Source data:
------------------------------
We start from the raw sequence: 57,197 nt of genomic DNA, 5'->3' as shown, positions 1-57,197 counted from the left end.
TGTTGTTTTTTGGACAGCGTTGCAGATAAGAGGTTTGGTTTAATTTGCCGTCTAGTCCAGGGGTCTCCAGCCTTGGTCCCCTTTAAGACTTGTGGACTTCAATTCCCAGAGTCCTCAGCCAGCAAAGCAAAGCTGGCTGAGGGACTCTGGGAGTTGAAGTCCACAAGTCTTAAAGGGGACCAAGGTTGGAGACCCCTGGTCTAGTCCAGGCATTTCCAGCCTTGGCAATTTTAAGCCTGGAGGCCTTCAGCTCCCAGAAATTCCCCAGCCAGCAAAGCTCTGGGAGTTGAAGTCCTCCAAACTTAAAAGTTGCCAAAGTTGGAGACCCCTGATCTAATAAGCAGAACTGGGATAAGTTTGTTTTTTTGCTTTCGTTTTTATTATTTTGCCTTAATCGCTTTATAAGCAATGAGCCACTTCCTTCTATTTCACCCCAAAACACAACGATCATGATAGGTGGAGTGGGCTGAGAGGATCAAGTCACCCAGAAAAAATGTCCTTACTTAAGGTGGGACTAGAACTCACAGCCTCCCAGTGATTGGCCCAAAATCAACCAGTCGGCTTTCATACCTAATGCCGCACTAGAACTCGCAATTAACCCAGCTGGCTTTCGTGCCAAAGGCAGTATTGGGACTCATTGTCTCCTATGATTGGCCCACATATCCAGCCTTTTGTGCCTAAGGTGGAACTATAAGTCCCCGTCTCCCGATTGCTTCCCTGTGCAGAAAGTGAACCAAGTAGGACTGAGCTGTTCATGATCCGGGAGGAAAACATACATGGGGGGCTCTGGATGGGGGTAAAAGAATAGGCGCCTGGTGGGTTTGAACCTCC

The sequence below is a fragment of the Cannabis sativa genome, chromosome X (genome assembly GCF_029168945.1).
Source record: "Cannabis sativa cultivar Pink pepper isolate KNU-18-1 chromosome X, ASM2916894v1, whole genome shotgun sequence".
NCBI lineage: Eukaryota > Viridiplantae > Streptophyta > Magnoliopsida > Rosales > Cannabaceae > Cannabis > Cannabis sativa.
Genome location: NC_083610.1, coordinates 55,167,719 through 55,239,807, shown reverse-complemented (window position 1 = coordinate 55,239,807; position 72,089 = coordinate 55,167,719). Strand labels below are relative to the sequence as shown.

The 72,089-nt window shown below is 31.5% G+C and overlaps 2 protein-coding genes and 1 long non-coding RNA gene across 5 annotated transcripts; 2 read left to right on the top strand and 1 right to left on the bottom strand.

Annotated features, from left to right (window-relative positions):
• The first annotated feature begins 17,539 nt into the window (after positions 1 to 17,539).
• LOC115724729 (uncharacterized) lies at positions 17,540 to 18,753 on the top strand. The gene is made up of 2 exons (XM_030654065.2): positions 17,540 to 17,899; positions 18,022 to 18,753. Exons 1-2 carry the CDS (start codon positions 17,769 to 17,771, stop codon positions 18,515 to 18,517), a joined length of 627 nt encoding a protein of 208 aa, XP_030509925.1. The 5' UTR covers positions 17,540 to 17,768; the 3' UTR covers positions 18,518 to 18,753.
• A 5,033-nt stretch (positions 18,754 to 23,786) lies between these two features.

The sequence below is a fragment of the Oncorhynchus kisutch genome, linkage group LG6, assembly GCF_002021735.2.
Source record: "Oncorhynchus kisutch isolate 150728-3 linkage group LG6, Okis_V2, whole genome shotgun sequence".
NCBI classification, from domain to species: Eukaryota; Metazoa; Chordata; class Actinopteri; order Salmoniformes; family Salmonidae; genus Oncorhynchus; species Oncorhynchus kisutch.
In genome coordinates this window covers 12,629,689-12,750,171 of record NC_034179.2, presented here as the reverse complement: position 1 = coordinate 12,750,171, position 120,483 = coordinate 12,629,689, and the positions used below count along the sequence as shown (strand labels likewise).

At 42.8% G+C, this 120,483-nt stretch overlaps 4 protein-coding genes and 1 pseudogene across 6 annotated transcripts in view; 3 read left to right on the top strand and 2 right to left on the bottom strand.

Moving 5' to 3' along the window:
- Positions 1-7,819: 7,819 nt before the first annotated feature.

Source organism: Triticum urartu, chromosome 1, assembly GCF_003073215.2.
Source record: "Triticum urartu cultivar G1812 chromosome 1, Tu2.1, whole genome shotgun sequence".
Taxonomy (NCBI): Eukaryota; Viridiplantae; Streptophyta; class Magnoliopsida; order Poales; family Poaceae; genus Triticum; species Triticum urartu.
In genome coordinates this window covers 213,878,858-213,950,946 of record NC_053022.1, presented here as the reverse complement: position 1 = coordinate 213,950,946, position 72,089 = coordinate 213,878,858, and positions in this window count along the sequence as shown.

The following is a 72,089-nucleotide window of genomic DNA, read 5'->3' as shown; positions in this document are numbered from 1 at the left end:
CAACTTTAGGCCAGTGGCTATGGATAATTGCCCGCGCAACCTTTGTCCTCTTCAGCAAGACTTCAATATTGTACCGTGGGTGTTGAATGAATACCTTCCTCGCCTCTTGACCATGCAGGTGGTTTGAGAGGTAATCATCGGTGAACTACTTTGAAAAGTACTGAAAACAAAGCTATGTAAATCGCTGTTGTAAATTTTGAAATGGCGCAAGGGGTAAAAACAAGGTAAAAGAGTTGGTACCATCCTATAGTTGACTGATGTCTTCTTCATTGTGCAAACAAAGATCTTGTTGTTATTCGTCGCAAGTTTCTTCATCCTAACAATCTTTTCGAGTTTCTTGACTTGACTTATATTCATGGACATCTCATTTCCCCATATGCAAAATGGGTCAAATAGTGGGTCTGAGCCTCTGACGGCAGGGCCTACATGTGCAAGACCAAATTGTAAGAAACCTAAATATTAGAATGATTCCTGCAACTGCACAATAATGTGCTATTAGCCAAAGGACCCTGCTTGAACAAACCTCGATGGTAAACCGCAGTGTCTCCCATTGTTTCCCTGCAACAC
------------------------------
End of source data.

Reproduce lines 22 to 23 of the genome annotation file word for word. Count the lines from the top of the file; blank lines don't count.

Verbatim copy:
In genome coordinates this window covers 213,878,858-213,950,946 of record NC_053022.1, presented here as the reverse complement: position 1 = coordinate 213,950,946, position 72,089 = coordinate 213,878,858, and positions in this window count along the sequence as shown.

The following is a 72,089-nucleotide window of genomic DNA, read 5'->3' as shown; positions in this document are numbered from 1 at the left end: